Funding for the mill one mile from the banks of the Mississippi included a USDA-guaranteed $ 25 million commercial loan to purchase, renovate and equip the plant. The loan was negotiated by GCL and initiated by Jefferson Financial Federal Credit Union of Metairie, Louisiana ($ 891.6 million in assets, 52,728 members).
In addition, Greater Nevada provided a $ 5 million SBA loan for other equipment and working capital.
Then came the coronavirus. After March 11, credit unions across the country began closing branches. While some workers were inactive, others quickly became incredibly busy.
GCL has switched to providing Paycheck Protection Program (P3) loans for small businesses. The program was part of the CARES Act approved by Congress and signed by President Trump on March 27, but details were vague before the SBA began accepting applications from approved lenders on Friday, April 3.
GCL, like most lenders, planned to start accepting claims the following Monday, but Gilpin and his bosses made the immediate decision to start receiving claims at noon Friday after receiving a call from a business owner. in distress.
It was like lighting a fire hose.
GCL went from around 25 employees at the end of March to 125 workers in two weeks by borrowing employees from other CUSOs whose workers could normally work on, say, auto loans or business loans, which dried up in the first few years. weeks of the pandemic.
“It was definitely a labor of love because we were so manual in the process. It was 20 and 22 hour days for us, seven days a week, ”he said. “Near the end of the first round, a contractor came over to my house and we stood for 48 hours straight to grab this.”
Still, GCL had 800 claims pending as of April 14, when the program’s $ 349 billion was exhausted. “It was heartbreaking,” he said.
Another $ 320 billion was approved for PPP loans on April 24, with the SBA starting to receive applications on April 27.
Gilpin said he spent those three days leading up to the second round working with a software company to automate the application process, while GCL employees called any applicants who had not been approved in the first round for tell them that their applications would be processed.
“When we opened the second round, we were able to get a clearance every 10 minutes,” he said.
From April 3 to the end of PPP loans on August 8, GCL helped 5,901 businesses across the country secure $ 583 million in PPP loans supporting 61,000 jobs. This included more than $ 137 million supporting 17,296 jobs at 2,100 Nevada companies – 25% of all P3 loans in Nevada.
Later in April, Gilpin turned to another part of the CARES Act, which had allocated $ 1 billion to a USDA loan guarantee program. He helped write a white paper for the Rural Lenders Roundtable outlining how the USDA pandemic loan program could work to provide working capital to businesses struggling due to the pandemic.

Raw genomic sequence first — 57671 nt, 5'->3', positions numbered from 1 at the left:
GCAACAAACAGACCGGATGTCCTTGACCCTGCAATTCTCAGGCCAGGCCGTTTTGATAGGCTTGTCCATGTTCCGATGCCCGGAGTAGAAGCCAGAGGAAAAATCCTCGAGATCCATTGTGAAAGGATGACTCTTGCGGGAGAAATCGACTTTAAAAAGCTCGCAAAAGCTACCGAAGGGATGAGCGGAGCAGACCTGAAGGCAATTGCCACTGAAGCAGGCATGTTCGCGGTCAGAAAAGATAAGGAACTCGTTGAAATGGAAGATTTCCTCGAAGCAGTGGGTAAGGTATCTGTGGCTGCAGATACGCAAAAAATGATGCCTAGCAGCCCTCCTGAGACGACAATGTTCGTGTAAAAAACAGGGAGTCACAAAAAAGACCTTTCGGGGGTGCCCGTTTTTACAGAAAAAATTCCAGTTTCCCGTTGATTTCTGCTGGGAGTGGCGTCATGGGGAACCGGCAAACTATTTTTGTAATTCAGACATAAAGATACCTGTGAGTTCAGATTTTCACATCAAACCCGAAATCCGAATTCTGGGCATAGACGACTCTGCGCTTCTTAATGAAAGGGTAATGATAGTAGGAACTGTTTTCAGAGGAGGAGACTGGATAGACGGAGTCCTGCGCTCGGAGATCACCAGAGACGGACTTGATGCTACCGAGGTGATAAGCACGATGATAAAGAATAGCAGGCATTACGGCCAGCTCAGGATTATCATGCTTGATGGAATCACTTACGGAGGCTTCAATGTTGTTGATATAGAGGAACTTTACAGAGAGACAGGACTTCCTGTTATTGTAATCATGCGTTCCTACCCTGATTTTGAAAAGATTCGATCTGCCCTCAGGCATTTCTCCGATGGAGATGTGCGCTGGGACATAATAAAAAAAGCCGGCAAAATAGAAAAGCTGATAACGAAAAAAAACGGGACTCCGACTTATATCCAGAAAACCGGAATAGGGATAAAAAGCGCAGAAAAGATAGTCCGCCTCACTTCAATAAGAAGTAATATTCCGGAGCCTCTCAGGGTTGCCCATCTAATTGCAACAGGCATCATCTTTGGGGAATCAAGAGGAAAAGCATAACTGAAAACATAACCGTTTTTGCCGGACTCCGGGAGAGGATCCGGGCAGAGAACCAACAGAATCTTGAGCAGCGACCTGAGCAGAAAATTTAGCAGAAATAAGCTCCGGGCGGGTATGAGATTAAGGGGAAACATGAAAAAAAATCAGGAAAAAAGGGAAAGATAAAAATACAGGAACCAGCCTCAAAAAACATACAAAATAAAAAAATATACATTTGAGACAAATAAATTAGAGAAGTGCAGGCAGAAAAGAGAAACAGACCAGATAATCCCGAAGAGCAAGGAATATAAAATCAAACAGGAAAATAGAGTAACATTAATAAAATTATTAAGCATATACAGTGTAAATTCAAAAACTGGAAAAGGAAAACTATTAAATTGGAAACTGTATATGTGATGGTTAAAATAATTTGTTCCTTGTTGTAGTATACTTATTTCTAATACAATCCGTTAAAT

The USDA adopted the recommendations with its own additions in early July. USDA Business and Industry CARES Act loans were designed to help rural businesses prevent, prepare for, or respond to the effects of the coronavirus pandemic. The program offers a working capital line of credit drawn monthly for 12 months, based on the monthly cash flow needs of the business.
“What we’re doing is stopping the initial bleeding by providing recapitalization for stabilization,” he said. “We are already seeing a strong recovery in most of these companies. “
Among the first round of recipients was Eagle’s Catch, the Iowa tilapia farm that GCL helped start in 2018.
With the first wave of closures in March, its cash flow shrank. Shipments were halted for about a week when the company still had to maintain enough workers to keep the facility clean and the fish healthy.
Eagle’s Catch secured a P3 loan of approximately $ 100,000 to $ 150,000 to cover payroll. Another source of help came from a USDA deferment program. In the aftermath of the pandemic, the USDA offered six months deferral of principal and interest on all outstanding loans backed by USDA guarantees. Eagle’s Catch was able to use this against their 2018 loan to preserve more working capital.
Then the tide turned. Restaurants have been unable to obtain fish from China due to supply chain disruptions caused by the pandemic.
“Their only option was the largest tilapia farm in the country,” Gilpin said. “They went from a full stop to a rocket.”
But despite the help of the PPP loan and postponements from the USDA, strong fundamentals and great prospects, Eagle’s Catch was still in need of liquidity.
These conditions made it an ideal target for a USDA pandemic loan. GCL negotiated a $ 2.3 million loan for Eagle’s Catch to increase capacity and hire more workers.
This year, GCL submitted over $ 300 million in CARES Act loans, helping businesses weather the crisis.
“This is one aspect of COVID that we don’t hear about: This pandemic is killing businesses that would otherwise be successful,” Gilpin said.